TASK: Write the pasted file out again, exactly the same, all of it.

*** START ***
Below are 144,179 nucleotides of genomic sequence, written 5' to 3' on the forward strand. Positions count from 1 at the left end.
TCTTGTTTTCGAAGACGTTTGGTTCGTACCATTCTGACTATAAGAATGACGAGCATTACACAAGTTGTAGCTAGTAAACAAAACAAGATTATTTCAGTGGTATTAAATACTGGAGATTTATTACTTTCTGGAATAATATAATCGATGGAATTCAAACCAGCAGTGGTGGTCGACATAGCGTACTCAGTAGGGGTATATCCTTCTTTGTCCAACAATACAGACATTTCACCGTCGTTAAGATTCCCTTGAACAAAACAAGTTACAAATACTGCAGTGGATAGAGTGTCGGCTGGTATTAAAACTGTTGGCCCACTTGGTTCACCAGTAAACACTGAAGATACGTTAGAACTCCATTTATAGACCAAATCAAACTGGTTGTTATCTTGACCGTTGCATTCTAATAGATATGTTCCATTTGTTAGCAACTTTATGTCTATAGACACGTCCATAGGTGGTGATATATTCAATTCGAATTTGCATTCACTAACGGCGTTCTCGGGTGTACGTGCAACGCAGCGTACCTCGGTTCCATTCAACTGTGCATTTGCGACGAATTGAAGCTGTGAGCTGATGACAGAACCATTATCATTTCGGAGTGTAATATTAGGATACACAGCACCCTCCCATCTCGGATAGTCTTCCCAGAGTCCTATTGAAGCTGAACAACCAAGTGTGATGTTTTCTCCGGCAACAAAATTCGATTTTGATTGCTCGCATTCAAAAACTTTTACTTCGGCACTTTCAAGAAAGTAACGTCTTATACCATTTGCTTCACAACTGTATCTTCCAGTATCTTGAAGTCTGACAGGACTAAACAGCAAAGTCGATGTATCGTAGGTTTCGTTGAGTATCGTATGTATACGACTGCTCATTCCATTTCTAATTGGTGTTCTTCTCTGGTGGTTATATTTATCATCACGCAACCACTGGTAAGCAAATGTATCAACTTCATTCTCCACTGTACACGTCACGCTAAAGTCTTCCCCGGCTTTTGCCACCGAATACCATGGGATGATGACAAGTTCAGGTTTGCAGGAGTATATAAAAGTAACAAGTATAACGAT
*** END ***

Below are 144,179 nucleotides of genomic sequence, written 5' to 3' on the forward strand. Positions count from 1 at the left end.
TCTTGTTTTCGAAGACGTTTGGTTCGTACCATTCTGACTATAAGAATGACGAGCATTACACAAGTTGTAGCTAGTAAACAAAACAAGATTATTTCAGTGGTATTAAATACTGGAGATTTATTACTTTCTGGAATAATATAATCGATGGAATTCAAACCAGCAGTGGTGGTCGACATAGCGTACTCAGTAGGGGTATATCCTTCTTTGTCCAACAATACAGACATTTCACCGTCGTTAAGATTCCCTTGAACAAAACAAGTTACAAATACTGCAGTGGATAGAGTGTCGGCTGGTATTAAAACTGTTGGCCCACTTGGTTCACCAGTAAACACTGAAGATACGTTAGAACTCCATTTATAGACCAAATCAAACTGGTTGTTATCTTGACCGTTGCATTCTAATAGATATGTTCCATTTGTTAGCAACTTTATGTCTATAGACACGTCCATAGGTGGTGATATATTCAATTCGAATTTGCATTCACTAACGGCGTTCTCGGGTGTACGTGCAACGCAGCGTACCTCGGTTCCATTCAACTGTGCATTTGCGACGAATTGAAGCTGTGAGCTGATGACAGAACCATTATCATTTCGGAGTGTAATATTAGGATACACAGCACCCTCCCATCTCGGATAGTCTTCCCAGAGTCCTATTGAAGCTGAACAACCAAGTGTGATGTTTTCTCCGGCAACAAAATTCGATTTTGATTGCTCGCATTCAAAAACTTTTACTTCGGCACTTTCAAGAAAGTAACGTCTTATACCATTTGCTTCACAACTGTATCTTCCAGTATCTTGAAGTCTGACAGGACTAAACAGCAAAGTCGATGTATCGTAGGTTTCGTTGAGTATCGTATGTATACGACTGCTCATTCCATTTCTAATTGGTGTTCTTCTCTGGTGGTTATATTTATCATCACGCAACCACTGGTAAGCAAATGTATCAACTTCATTCTCCACTGTACACGTCACGCTAAAGTCTTCCCCGGCTTTTGCCACCGAATACCATGGGATGATGACAAGTTCAGGTTTGCAGGAGTATATAAAAGTAACAAGTATAACGAT